Can you imagine anything scarier for a baby’s parents than Sudden Infant Death Syndrome?
Your baby appears to be perfectly healthy and happy and shows no signs of illness. You put her down to sleep just like any other day but when you go back to check on her you find her dead. I can’t imagine a more tragic experience for parents. Their lives are shaken to the core and they must somehow learn to deal with profound sadness and guilt over the loss of their precious angel.
By definition, SIDS is when an infant under one year of age dies for no apparent reason. The cause of death remains even after a thorough investigation and autopsy have completed. No underlying cause of death is uncovered and no foul play is suspected.
What’s really scary is that no one knows for sure what causes SIDS so it can happen to anyone without warning. In fact, there are about 2500 incidents of SIDS every year in the United States alone.
The good news is that although we still don’t know exactly what causes SIDS we have been able to identify several risk factors. By following recommendations published by the American Academy of Pediatrics we can reduce (though not eliminate) the risk of SIDS.
The AAP’s recommendations include:
1. Always put your baby to sleep on her back. A 2000 study conducted by the AAP indicated that belly-sleeping has up to 12.9 times the SIDS risk as back-sleep.
2. Put your baby to sleep on a firm surface. A firm mattress with a tight-fitting sheet is ideal. Never place soft blankets or comforters under your sleeping baby.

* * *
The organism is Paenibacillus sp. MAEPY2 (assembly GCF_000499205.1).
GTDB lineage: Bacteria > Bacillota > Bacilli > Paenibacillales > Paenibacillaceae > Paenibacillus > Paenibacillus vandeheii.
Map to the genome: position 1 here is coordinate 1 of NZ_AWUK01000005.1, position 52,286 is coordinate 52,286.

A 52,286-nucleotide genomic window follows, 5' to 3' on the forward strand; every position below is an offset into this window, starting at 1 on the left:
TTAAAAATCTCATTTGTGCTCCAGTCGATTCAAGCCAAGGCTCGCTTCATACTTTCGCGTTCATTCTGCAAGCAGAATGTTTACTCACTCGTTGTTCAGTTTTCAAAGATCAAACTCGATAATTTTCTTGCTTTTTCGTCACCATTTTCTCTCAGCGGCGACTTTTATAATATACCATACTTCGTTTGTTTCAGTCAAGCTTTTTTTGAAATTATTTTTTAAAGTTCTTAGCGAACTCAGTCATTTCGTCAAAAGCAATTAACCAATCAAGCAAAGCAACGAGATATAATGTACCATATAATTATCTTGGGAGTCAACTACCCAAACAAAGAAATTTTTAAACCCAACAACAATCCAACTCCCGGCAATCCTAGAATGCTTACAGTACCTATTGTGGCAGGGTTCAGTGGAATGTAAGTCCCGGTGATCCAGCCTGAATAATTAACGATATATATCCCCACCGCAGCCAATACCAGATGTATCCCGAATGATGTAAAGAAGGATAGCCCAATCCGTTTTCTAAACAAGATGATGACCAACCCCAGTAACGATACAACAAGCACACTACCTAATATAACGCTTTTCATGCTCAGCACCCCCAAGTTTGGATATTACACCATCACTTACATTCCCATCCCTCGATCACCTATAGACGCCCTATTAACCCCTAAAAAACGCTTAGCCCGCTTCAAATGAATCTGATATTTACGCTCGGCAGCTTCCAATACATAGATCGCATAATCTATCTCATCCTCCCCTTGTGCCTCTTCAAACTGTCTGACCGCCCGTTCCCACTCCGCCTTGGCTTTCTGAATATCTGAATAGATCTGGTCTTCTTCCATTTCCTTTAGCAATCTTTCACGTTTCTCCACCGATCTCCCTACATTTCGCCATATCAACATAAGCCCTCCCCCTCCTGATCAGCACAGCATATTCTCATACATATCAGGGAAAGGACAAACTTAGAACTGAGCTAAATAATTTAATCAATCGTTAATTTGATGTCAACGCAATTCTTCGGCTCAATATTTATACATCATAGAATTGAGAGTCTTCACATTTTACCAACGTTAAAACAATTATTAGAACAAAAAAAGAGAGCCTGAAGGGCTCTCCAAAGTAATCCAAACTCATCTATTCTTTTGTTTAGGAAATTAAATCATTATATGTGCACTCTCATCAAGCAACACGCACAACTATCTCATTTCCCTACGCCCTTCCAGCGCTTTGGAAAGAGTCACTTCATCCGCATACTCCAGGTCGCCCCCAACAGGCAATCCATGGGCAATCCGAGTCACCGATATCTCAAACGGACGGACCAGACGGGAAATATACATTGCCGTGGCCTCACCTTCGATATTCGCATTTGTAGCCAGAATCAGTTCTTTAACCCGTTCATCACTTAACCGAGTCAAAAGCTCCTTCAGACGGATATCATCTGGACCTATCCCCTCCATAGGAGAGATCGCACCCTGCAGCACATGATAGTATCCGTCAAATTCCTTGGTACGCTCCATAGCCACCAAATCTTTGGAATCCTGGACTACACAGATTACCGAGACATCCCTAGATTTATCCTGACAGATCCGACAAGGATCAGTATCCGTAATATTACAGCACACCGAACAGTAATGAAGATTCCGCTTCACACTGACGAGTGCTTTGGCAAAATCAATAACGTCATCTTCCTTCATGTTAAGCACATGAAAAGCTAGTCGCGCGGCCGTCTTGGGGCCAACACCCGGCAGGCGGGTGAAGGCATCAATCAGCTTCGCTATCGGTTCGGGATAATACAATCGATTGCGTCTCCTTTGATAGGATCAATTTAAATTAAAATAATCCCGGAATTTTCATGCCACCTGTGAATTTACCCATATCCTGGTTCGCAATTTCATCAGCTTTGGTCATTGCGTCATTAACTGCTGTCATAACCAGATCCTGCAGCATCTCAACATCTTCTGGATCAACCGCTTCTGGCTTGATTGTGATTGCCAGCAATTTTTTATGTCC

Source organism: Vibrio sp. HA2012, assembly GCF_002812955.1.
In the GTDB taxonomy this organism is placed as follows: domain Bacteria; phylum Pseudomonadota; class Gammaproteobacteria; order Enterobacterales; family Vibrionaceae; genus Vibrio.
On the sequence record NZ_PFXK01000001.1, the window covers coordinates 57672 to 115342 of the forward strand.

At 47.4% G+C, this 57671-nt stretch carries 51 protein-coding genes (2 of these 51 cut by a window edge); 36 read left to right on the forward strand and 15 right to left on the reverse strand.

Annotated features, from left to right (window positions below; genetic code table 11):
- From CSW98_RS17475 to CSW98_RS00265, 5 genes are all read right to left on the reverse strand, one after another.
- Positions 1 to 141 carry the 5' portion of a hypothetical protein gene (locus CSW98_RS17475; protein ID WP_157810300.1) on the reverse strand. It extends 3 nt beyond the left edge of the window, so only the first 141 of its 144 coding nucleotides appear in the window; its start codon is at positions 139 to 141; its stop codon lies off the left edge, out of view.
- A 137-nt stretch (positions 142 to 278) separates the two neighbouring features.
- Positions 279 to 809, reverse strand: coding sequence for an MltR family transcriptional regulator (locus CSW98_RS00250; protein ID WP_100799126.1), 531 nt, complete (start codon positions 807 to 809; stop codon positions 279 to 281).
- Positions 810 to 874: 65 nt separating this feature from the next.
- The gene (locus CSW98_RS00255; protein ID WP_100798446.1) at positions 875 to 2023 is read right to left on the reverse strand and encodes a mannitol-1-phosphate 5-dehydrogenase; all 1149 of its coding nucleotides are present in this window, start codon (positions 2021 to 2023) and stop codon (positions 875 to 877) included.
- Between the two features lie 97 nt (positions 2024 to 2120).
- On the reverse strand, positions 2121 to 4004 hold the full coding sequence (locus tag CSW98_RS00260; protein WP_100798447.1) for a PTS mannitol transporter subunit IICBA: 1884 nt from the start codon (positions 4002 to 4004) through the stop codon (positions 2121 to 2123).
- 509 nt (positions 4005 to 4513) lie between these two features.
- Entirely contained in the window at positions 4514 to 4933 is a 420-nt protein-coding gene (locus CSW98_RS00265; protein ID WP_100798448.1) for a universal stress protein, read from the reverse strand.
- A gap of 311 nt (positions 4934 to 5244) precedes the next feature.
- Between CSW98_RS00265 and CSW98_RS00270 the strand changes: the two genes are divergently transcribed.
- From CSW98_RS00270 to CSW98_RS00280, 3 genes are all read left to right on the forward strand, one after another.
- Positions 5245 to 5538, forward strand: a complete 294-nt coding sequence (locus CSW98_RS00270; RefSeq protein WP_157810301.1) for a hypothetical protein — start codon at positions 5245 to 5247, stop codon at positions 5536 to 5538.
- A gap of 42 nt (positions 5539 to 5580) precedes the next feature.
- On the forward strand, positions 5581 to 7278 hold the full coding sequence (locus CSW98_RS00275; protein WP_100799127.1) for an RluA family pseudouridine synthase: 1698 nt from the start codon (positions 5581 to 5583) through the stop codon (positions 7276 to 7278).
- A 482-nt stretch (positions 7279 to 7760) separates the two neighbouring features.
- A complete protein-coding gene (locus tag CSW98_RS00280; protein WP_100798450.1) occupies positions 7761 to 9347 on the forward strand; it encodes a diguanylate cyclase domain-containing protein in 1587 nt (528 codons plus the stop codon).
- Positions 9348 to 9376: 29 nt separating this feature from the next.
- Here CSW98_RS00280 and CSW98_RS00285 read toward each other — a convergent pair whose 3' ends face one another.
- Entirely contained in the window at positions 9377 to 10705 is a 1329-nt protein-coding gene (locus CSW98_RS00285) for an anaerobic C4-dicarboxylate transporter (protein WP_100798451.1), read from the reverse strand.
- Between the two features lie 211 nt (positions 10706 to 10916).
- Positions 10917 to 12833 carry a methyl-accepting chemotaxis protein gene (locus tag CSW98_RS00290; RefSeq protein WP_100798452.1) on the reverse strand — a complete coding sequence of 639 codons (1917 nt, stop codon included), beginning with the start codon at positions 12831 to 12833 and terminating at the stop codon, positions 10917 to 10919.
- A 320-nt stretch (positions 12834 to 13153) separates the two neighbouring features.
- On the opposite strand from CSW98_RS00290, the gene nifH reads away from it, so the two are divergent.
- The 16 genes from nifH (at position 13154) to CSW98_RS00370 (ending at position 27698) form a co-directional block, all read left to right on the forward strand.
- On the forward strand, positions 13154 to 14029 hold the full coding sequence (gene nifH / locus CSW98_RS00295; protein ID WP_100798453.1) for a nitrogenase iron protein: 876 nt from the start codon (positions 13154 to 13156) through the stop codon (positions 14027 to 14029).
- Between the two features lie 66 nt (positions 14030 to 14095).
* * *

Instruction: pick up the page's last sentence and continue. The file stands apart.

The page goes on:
3. Keep your baby sleeping area free of soft objects including pillows, comforters, and stuffed animals. Crib bumpers should not be fluffy or pillow-like. They should be firm, thin, and well-secured to the crib. Loose blankets should be eliminated as well as they could easily end up over your baby’s head.
4. Quit smoking. Smoking during pregnancy is a major SIDS risk factor. Second-hand smoke is also considered a threat so don’t think you are free to light up after a baby is born.
5. Let your baby sleep in the same room as you, but NOT in the same bed. Set up a cradle, bassinet, or cosleeper so your little one can sleep right next to you. But never let her sleep in bed with you or anyone else. You could roll over in your sleep and suffocate her without even realizing it.
6. Offer a pacifier at bedtime. Although the exact reason is yet unknown, there is strong evidence that pacifier use reduces the risk of SIDS. But that doesn’t mean you should force a pacifier on an infant who refuses it.
7. Be careful not to overheat your baby. Keep your bedroom temperature at a level that would be comfortable for a lightly clothed adult. Avoid over bundling your baby and make sure she doesn’t feel hot to the touch.
8. Do not waste time and money with products that promise to reduce the risk of SIDS. This includes cardiac and respiratory monitors and sleeps positioners that are designed to keep the baby on her back. None of these products have been proven to reduce the risk of SIDS at all.
As I mentioned earlier there is no way to completely eliminate the risk of sudden infant death syndrome. But the AAP’s guidelines and initiatives to educate parents about the risk factors associated with SIDS has had a dramatic effect. The number of infant deaths attributed to SIDS has dropped by an encouraging 50% since 1983.
Follow the AAP’s recommendations and make sure that family members and caregivers follow them too.